Dr Zeff: About 4 or 5 years ago, a woman brought me a little child – about a year-and-a-half old – who had eczema. The conventional doctor had given the mom a little tube of cortisone cream and an inhaler, and had said, “I know the kid doesn’t have asthma, but this is what we usually see. These kids start out with eczema, we give them the cortisone, and then they develop asthma. Just keep this handy, because you’re probably going to need it.”  

What the doctor didn’t “get” is what a basic, first-year naturopathic doctor understands: when you suppress the externalization of the toxicity back into the system with the cortisone, you’re driving it into the lungs. That’s what causes the asthma. You treat the lungs properly, and the eczema will reoccur. But the goal isn’t to suppress the eczema; it’s to remedy the underlying cause, which is usually a proinflammatory dietary factor. As the patient improves her diet, her lungs get better, her skin may flare, but then the skin gets better, and the kid is cured.  

If you don’t understand the concept of suppression, you’re going to chase your tail and never get a cure. 

Dr Sensenig:  Let’s go back to the medical doctor you just described who gave the patient the hydrocortisone and the inhaler, because he understood that the kid’s eczema is more likely than not going to progress to asthma. The MD did not understand the “why” of it. He doesn’t have our model. He doesn’t have our world view. He doesn’t have the paradigm to understand suppression or toxemia.  

The doctor was observant enough to know that a common sequela of eczema is asthma, but without any way to get his head around a model beyond the materialistic, reductionistic, flat-earth model of conventional medicine. This is a very common dilemma, because you can’t see something if you don’t know that that something is possible.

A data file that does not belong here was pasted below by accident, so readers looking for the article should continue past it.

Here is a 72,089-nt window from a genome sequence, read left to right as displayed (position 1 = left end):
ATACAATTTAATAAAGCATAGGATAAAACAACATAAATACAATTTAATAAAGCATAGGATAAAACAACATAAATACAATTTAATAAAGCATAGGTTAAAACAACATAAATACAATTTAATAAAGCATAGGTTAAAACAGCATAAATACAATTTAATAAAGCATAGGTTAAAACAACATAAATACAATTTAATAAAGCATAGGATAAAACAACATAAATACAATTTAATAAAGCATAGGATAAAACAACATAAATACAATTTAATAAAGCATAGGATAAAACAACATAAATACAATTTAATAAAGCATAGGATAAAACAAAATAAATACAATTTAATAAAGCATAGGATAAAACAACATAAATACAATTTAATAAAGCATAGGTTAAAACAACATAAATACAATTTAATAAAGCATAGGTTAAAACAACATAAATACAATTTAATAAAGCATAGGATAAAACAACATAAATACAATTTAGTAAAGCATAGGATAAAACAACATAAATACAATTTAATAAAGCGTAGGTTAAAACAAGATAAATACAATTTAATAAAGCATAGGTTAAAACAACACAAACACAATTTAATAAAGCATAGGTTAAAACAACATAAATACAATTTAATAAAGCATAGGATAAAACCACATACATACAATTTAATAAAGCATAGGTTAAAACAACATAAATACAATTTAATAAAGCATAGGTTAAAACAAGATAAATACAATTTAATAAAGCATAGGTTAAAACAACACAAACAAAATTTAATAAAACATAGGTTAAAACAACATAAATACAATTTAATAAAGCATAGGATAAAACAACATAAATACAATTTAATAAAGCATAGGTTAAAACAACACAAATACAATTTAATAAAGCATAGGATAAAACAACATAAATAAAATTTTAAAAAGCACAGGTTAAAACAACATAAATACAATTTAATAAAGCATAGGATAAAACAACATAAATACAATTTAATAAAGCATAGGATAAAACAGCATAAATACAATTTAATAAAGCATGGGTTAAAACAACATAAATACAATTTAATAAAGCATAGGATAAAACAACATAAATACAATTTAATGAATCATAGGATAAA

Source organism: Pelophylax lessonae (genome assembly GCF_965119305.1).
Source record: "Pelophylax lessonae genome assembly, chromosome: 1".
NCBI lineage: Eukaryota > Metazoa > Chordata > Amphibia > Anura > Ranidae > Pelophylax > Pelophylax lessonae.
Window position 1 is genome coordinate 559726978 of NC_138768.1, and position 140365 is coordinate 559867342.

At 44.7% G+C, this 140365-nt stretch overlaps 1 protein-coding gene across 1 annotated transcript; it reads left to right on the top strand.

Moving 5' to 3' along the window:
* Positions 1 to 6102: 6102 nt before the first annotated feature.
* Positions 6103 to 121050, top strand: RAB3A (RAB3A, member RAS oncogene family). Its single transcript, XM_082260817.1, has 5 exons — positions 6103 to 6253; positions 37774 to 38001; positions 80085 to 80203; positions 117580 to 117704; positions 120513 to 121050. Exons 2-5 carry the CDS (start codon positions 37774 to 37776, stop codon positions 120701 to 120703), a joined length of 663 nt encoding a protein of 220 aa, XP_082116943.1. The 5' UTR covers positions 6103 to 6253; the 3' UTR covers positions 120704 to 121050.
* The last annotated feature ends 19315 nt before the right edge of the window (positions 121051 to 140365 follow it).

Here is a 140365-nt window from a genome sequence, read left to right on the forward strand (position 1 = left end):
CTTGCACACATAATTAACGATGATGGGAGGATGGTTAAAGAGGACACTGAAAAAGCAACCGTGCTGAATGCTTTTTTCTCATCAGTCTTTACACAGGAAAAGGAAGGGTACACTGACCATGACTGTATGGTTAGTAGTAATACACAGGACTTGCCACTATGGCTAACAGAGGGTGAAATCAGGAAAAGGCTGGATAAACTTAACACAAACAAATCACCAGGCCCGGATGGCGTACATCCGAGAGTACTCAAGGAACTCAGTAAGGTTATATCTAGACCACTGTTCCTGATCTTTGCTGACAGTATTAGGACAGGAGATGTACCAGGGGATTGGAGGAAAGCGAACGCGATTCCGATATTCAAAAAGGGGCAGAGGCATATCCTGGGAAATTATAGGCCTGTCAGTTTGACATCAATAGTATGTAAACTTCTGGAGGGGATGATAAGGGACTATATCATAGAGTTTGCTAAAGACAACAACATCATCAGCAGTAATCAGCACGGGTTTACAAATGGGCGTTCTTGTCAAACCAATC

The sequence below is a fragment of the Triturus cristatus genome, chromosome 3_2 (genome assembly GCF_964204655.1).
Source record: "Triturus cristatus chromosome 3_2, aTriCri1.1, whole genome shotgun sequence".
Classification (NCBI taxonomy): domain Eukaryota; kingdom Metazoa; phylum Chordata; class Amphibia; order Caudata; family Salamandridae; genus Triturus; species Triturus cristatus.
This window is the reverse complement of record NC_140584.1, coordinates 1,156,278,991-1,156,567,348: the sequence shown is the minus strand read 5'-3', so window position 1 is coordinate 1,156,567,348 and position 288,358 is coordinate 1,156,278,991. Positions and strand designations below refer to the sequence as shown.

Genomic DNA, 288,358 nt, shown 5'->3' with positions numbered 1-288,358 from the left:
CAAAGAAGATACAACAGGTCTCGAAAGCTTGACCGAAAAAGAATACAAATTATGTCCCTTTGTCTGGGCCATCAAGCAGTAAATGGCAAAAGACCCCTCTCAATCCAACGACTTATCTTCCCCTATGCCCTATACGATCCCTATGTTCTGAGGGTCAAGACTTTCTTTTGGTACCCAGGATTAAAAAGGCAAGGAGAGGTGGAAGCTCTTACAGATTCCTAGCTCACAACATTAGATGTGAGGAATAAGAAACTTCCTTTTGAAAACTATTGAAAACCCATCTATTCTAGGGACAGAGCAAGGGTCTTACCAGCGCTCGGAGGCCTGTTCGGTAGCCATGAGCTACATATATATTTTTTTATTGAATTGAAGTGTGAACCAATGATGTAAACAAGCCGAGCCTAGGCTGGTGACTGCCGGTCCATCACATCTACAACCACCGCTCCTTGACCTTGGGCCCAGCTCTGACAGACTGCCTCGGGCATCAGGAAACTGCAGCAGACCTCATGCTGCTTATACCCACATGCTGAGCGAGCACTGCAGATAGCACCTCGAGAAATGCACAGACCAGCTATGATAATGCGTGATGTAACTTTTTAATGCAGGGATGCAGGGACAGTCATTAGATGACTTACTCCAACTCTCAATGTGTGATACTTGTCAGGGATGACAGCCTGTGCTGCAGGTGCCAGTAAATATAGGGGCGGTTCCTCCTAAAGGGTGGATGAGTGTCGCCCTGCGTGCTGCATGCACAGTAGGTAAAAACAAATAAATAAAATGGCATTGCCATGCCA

This column, based on the Vital Conversations of the Naturopathic Medicine Institute, will continue in next month’s NDNR

James Sensenig, ND, was a 1978 graduate of NCNM in Portland, OR. For over 40 years he maintained an eclectic practice in Hamden, CT. Over the years, Dr Sensenig held prominent positions in the various naturopathic colleges and the AANP. A champion of classical naturopathic medicine, Dr Sensenig received an Honorary Doctor of Naturopathic Philosophy degree from CCNM, and received numerous awards for his dedication to teaching the principles of naturopathic medicine. We invite you to participate in the Naturopathic Medical Institute (NMI) Vital Conversations, our annual Vital Gathering conferences, and many other resources found at our website:

Jared L. Zeff, ND, VNMI, LAc, is a licensed doctor of naturopathic medicine and a licensed acupuncturist. In addition to functioning as Medical Director at the Salmon Creek Naturopathic Clinic in Vancouver, WA, Dr Zeff teaches on the faculty at National University of Natural Medicine in Portland, OR, where he was also Dean from 1988 to 1993, and holds a professorship in Naturopathic Medicine. Dr Zeff is a graduate of the University of California, NCNM, and the Emperor’s College of Traditional Oriental Medicine. He, along with Pamela Snider, is the author of the AANP’s Definition of Naturopathic Medicine, and the Therapeutic Order concept.